Felipe Guth studied the MA in Governance, Development and Public Policy at IDS. Here he tells us what it was like.
Watch a short video excerpt of Felipe’s interview or read the full transcript below.
Why did you choose this degree?
Before I came to IDS, I spent ten years working in the Brazilian Development Bank. I chose this course because when I was working in Brazil, I felt that, many times, we were making policy decisions and implementation with little method and sometimes I felt that we couldn’t have the impact that we wished for. And I wanted to learn how to do it better. And that’s the main reason why I came here.
When deciding where to study, what factors guided your decision?
I decided to come to IDS for many reasons. Well, it helped a lot the fact that it’s ranked number one in Development Studies, of course. But I also felt very attracted by the fact that most Fellows here have a lot of field experience. I had previous academic experience and I wanted to be in touch with researchers that had more practical experience, who knew the practical struggles that a policymaker faces on a daily basis. That was very important to me. And also, I was attracted to Brighton, which is a lovely city, and I wanted to spend some time here.
I remember once a tutor that had done her PhD in another very prestigious university told us that that university was really good and the teachers were very rigorous, but if you want to change the world, IDS is the place where you should be. And I think she’s right.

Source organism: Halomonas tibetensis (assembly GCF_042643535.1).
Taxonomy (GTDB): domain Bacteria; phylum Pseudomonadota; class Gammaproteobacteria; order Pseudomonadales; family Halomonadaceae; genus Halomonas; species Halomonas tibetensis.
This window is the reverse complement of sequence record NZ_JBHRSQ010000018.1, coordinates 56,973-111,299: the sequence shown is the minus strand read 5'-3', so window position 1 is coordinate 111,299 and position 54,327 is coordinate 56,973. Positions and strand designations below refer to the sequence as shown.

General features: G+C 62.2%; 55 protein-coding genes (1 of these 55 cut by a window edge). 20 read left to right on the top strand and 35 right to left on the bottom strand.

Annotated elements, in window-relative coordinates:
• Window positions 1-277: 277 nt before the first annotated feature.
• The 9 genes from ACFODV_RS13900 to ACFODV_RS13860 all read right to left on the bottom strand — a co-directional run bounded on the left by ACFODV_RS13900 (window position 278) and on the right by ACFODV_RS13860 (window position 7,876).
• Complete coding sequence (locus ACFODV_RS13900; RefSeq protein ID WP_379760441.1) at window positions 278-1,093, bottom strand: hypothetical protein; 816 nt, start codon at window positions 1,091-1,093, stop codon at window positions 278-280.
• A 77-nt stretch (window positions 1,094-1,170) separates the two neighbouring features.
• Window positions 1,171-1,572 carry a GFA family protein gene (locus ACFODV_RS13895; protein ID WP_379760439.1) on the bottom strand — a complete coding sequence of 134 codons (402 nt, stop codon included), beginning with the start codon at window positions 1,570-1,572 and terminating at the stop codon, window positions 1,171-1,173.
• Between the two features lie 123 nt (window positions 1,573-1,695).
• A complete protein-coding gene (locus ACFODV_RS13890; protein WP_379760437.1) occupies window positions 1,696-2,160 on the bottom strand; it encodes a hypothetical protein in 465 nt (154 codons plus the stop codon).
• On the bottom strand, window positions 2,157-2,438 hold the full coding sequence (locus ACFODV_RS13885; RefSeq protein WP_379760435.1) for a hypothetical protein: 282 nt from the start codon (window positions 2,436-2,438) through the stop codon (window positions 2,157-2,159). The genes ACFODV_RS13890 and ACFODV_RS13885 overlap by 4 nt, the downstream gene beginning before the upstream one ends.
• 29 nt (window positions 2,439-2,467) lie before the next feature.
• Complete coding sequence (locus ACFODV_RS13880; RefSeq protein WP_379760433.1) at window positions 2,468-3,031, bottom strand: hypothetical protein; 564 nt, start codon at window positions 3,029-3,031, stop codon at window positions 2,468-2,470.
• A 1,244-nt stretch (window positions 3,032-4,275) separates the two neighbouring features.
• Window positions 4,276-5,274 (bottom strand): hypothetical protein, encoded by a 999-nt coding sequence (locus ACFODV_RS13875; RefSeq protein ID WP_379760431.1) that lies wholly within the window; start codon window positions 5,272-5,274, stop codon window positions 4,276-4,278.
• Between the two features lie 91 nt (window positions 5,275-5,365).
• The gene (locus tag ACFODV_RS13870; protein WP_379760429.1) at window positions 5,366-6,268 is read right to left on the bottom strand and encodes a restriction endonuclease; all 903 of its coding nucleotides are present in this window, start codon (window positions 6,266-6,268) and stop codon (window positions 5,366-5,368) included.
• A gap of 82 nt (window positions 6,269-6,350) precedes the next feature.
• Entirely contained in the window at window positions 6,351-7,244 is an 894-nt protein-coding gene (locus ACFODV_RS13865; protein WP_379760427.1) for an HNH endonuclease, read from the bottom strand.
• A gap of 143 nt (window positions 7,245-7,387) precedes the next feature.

So what did you think when you first arrived?
When I first arrived here, I was a bit lost to be honest. But I was really amazed by having this experience of being surrounded by people of so many different places, with so many different backgrounds. I remember on the first day we had a seminar with Robert Chambers and he put us in a big map of the world and we could see people from all over the globe and for me, it was amazing, to just know how things work in so many different places. For example, I could learn how bureaucracy works in Chile, in Puerto Rico, in India. And this kind of experience, I couldn’t have in Brazil. And that was very enriching, very interesting for me.
Is there anything about the course or IDS that surprised you?
I didn’t know that it would be so fun to be here. When I was planning to do a master’s, I was very serious about it. I wanted to study, and I wanted to just improve my skills. I think I was underestimating the life experience that you can take from a master’s like this. I had so much fun with my colleagues and I learned so much from talks in the corridor. I think everybody that’s coming here should definitely try to engage as much as possible with the Fellows and don’t be afraid of reaching out, they’re very accessible. And also try to have fun with the friends that you’re going to make here. We should study hard and party hard and also be part of panto [IDS’s pantomime production], which is incredibly fun.
I was also amazed about how it deconstructed my certainties. Before the course, there were some things that I had very strong opinions about. Every time we discussed these subjects in class my assumptions were challenged, but in a very constructive way. It’s not that they simply taught us a different view, but they made me much more cautious about what I think I know.
What, if anything, do you think makes IDS different from studying at a more traditional university?